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Letters to the Editor, Nov. 9, 2011

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Women in politics

 

As I drove around Shelbyville and saw all the big yard signs for the political candidates, I was struck by one thing.  The only two women candidates that I know of running for major office are Alison Grimes a Democrat and K.C. Crosbie, a Republican. Both share one very interesting detail in their signage.  Both of them had a nice, Photoshopped portrait of themselves on their large sign. Noneof the men in any campaign has their picture.  So, in the age of people getting famous from their looks (Kim Kardashian), I think it is a notation on our society that no matter how smart, well-qualified, etc. a candidate is, the women still feel they need to show how attractive they are in order to get elected.

What does this tell our young women interested in getting into politics?  Must be "easy on the eyes" to apply!

Kim Sopland

Shelbyville

 

Courts v. atheists

 

On Oct. 28, the Kentucky Court of Appeals rendered a 3-judge panel decision to favor the two state actions that brought about the lawsuit by the American Atheists, Inc. It is more than likely that this decision will be appealed, according to a spokesman for the Family Foundation of Kentucky.

It disheartens me spiritually, as I am sure a majority of other citizens, to read or hear on our televised news media of attacks by atheists and their organizations against Judeo-Christian philosophy. It heartens me to read today that the Kentucky Court of Appeals has upheld two state actions – “Thanking God!”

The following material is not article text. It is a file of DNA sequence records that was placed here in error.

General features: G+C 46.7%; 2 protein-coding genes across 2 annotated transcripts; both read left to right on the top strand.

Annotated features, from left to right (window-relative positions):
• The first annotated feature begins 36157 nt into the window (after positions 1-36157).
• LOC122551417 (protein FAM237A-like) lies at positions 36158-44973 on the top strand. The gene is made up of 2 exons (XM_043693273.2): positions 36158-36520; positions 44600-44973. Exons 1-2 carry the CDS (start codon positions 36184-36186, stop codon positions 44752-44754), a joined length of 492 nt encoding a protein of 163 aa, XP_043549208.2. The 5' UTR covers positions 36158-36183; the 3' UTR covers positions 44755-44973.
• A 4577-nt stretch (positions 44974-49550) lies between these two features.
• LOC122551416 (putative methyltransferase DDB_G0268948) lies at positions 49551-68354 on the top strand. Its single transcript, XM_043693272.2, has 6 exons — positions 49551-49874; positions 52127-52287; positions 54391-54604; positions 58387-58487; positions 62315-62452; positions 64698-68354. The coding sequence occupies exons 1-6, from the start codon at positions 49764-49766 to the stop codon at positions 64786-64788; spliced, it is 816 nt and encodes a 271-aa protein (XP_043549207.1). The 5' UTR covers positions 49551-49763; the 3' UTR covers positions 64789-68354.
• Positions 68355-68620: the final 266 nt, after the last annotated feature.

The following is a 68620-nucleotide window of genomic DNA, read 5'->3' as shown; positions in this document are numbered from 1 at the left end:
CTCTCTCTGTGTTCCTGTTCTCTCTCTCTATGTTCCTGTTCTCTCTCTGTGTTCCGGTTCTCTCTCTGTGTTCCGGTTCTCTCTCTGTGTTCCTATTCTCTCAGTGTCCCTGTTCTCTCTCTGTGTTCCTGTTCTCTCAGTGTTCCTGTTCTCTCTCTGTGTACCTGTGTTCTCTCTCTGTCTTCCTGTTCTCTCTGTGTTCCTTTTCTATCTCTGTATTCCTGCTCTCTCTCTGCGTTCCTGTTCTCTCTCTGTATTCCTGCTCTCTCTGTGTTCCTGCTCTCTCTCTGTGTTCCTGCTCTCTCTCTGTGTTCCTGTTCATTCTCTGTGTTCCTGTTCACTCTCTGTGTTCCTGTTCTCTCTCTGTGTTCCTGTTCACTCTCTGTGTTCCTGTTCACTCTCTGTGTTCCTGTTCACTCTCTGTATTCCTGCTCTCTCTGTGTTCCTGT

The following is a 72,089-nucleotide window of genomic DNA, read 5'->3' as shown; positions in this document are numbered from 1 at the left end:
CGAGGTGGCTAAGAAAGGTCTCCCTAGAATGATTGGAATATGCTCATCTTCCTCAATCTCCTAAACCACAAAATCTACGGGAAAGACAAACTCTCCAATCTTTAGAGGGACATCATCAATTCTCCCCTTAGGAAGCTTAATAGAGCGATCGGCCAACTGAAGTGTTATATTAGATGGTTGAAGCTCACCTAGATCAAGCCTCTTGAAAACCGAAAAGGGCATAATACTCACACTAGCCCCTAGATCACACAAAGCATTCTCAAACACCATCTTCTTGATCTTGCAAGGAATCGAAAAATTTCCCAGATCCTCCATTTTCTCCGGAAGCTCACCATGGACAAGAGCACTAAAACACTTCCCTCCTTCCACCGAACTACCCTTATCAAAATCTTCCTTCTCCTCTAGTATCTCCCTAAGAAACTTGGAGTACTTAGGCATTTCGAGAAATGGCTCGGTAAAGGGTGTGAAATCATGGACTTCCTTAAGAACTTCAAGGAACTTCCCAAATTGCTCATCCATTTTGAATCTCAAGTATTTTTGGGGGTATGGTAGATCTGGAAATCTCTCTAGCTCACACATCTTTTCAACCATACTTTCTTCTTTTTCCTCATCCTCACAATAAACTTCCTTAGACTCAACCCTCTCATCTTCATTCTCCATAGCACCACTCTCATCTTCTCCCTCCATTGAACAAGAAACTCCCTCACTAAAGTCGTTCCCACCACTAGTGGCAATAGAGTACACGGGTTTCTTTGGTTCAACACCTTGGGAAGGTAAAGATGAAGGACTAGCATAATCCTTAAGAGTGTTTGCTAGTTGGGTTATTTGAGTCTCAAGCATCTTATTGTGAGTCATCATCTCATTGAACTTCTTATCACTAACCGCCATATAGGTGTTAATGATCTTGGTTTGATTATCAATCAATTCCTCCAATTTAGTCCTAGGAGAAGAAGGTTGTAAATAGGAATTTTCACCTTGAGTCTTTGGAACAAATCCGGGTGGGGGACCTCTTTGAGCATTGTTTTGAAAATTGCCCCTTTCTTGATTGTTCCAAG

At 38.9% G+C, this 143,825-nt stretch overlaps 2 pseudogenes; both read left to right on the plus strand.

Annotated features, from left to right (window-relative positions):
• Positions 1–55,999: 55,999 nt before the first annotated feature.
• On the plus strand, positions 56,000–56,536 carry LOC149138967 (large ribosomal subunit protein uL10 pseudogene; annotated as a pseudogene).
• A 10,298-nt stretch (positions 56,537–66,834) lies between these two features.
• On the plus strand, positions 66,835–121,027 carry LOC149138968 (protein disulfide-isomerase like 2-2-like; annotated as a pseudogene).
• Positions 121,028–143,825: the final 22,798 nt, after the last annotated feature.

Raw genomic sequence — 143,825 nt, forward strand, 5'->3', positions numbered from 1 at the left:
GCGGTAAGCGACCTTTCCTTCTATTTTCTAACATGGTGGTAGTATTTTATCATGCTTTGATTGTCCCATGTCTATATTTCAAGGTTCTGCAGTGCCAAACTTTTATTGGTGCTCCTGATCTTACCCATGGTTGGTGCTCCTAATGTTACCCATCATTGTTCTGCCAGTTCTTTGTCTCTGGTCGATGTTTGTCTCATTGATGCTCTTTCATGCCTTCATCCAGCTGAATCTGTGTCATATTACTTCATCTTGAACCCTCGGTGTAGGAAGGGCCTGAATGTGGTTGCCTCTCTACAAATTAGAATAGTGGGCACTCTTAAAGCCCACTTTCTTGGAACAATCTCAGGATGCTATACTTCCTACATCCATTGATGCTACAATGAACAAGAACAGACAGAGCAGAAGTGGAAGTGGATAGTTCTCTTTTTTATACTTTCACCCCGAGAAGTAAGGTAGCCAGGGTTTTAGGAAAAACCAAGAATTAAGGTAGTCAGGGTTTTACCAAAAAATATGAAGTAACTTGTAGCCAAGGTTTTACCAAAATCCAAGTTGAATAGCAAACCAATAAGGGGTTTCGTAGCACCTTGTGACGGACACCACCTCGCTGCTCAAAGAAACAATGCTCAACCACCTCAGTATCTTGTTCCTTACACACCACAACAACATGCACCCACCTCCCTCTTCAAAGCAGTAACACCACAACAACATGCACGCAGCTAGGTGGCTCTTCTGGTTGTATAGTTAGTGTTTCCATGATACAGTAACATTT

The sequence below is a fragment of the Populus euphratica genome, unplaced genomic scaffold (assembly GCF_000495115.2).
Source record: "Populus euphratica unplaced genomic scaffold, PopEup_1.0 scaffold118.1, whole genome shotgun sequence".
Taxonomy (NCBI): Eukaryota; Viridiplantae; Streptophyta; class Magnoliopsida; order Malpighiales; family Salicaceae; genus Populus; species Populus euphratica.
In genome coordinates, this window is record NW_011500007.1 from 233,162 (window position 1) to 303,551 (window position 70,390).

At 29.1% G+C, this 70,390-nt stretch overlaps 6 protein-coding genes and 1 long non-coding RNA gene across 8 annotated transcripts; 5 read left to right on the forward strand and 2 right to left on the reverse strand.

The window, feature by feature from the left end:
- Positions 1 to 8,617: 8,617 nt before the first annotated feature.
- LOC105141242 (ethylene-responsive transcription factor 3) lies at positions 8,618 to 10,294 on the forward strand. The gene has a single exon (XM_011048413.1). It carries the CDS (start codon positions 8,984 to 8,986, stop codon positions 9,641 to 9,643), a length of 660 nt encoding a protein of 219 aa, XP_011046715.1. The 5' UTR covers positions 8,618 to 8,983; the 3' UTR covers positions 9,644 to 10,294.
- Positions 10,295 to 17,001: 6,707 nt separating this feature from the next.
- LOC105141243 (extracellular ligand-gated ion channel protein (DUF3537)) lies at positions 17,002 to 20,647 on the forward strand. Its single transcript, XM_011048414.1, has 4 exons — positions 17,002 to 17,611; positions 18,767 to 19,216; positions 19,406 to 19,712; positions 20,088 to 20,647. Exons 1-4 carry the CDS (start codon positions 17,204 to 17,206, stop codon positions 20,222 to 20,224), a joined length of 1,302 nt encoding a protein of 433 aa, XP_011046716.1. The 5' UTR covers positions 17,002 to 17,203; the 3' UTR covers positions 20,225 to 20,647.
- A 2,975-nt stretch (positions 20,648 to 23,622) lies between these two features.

One action came just after the 9/11 attack when state legislators issued a finding “the safety and security of the Commonwealth cannot be achieved apart from reliance on Almighty God.”

The second, in legislation creating the state Office of Homeland Security in 2006 – required the executive director of the agency to acknowledge “dependence on Almighty God” in training manuals and on a wall plaque at the operations center.

A lower court ruling against the latter action, specifically a plaque stating: “Except the Lord keep the city, the watchmen waketh, but in vain.” (Psalm 127:1)

A lawsuit by atheists put forth the concept that the commonwealth was trying to institute the concept that this establishes religion by requiring the plaque.

The Court of Appeals ruled that their action was just a part of the traditional heritage, and it is free for government to say “God Almighty.” One Judge wrote that it merely “seeks to recognize the historical reliance on God for protection” and fails to advance religion.

Atheists seem to believe everyone has a guaranteed constitutional right to free speech – unless, of course, they mention God. Just because someone seeks to be offended by the mention of the creator, does not mean this group has the right to withdraw the same freedom of speech from a majority of citizens. That is what atheists and their organizations are intending.